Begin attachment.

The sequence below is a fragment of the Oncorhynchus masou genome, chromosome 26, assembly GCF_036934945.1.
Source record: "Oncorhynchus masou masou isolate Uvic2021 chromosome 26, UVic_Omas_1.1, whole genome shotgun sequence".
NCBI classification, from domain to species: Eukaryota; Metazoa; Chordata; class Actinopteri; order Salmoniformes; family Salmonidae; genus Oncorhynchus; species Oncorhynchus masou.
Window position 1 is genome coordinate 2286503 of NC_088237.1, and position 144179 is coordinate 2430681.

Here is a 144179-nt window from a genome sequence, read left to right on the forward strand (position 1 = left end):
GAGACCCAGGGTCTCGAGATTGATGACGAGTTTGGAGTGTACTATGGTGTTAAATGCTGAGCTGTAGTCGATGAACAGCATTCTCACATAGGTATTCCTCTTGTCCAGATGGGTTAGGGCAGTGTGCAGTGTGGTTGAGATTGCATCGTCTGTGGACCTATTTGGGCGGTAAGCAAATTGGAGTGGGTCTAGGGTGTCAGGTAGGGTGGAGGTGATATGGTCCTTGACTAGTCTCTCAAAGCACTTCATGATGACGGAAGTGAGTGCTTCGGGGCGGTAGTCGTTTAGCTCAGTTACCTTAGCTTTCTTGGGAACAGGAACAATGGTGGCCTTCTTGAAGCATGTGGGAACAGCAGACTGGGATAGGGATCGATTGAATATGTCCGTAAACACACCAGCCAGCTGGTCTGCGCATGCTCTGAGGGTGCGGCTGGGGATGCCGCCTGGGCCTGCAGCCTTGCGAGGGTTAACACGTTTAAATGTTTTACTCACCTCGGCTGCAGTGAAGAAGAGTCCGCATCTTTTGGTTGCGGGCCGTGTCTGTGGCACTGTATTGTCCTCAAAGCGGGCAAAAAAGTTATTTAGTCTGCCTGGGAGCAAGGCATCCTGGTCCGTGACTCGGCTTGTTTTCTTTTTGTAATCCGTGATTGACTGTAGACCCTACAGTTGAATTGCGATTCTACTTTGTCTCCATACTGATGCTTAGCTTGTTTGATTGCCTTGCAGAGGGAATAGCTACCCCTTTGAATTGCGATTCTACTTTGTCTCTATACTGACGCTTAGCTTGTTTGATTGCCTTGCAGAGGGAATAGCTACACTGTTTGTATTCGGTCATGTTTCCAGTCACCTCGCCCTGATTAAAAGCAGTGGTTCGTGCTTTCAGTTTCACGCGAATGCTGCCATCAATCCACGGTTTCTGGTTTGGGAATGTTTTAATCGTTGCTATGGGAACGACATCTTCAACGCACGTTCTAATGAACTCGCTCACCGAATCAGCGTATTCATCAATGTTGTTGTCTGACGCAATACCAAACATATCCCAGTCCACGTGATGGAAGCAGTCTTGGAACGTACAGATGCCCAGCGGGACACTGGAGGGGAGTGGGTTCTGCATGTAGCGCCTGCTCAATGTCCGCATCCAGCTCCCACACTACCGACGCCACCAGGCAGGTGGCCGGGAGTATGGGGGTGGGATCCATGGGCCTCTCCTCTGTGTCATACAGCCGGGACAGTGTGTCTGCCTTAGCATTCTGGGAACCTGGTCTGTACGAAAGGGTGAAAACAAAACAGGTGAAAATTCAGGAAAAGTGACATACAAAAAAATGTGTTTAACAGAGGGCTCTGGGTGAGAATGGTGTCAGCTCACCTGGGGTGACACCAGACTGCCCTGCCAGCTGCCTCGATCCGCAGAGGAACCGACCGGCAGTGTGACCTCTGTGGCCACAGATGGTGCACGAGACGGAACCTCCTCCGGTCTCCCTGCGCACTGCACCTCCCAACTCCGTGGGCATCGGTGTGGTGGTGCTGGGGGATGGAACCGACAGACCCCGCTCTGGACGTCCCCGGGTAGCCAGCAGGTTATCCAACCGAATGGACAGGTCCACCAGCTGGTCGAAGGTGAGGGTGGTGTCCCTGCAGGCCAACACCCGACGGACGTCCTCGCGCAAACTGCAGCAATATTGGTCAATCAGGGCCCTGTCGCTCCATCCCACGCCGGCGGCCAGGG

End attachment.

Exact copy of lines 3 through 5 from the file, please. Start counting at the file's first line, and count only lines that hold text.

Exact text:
NCBI classification, from domain to species: Eukaryota; Metazoa; Chordata; class Actinopteri; order Salmoniformes; family Salmonidae; genus Oncorhynchus; species Oncorhynchus masou.
Window position 1 is genome coordinate 2286503 of NC_088237.1, and position 144179 is coordinate 2430681.

Here is a 144179-nt window from a genome sequence, read left to right on the forward strand (position 1 = left end):